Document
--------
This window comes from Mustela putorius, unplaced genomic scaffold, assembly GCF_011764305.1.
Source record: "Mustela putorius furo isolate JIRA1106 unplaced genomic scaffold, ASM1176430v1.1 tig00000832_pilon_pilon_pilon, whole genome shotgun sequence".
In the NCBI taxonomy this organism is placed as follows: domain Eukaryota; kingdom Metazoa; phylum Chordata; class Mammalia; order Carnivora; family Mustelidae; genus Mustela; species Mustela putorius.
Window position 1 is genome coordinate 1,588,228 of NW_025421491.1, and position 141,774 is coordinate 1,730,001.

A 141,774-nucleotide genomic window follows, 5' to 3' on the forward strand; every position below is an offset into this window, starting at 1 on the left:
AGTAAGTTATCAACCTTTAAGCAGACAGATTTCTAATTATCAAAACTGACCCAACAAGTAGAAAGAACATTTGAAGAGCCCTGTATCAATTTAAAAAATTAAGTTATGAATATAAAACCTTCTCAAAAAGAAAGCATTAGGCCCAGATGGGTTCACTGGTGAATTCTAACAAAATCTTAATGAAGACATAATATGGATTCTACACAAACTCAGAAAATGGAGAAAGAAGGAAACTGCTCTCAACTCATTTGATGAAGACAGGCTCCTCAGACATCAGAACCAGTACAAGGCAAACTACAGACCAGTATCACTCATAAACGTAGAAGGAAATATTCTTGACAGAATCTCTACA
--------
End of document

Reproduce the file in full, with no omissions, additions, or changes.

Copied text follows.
This window comes from Mustela putorius, unplaced genomic scaffold, assembly GCF_011764305.1.
Source record: "Mustela putorius furo isolate JIRA1106 unplaced genomic scaffold, ASM1176430v1.1 tig00000832_pilon_pilon_pilon, whole genome shotgun sequence".
In the NCBI taxonomy this organism is placed as follows: domain Eukaryota; kingdom Metazoa; phylum Chordata; class Mammalia; order Carnivora; family Mustelidae; genus Mustela; species Mustela putorius.
Window position 1 is genome coordinate 1,588,228 of NW_025421491.1, and position 141,774 is coordinate 1,730,001.

A 141,774-nucleotide genomic window follows, 5' to 3' on the forward strand; every position below is an offset into this window, starting at 1 on the left:
AGTAAGTTATCAACCTTTAAGCAGACAGATTTCTAATTATCAAAACTGACCCAACAAGTAGAAAGAACATTTGAAGAGCCCTGTATCAATTTAAAAAATTAAGTTATGAATATAAAACCTTCTCAAAAAGAAAGCATTAGGCCCAGATGGGTTCACTGGTGAATTCTAACAAAATCTTAATGAAGACATAATATGGATTCTACACAAACTCAGAAAATGGAGAAAGAAGGAAACTGCTCTCAACTCATTTGATGAAGACAGGCTCCTCAGACATCAGAACCAGTACAAGGCAAACTACAGACCAGTATCACTCATAAACGTAGAAGGAAATATTCTTGACAGAATCTCTACA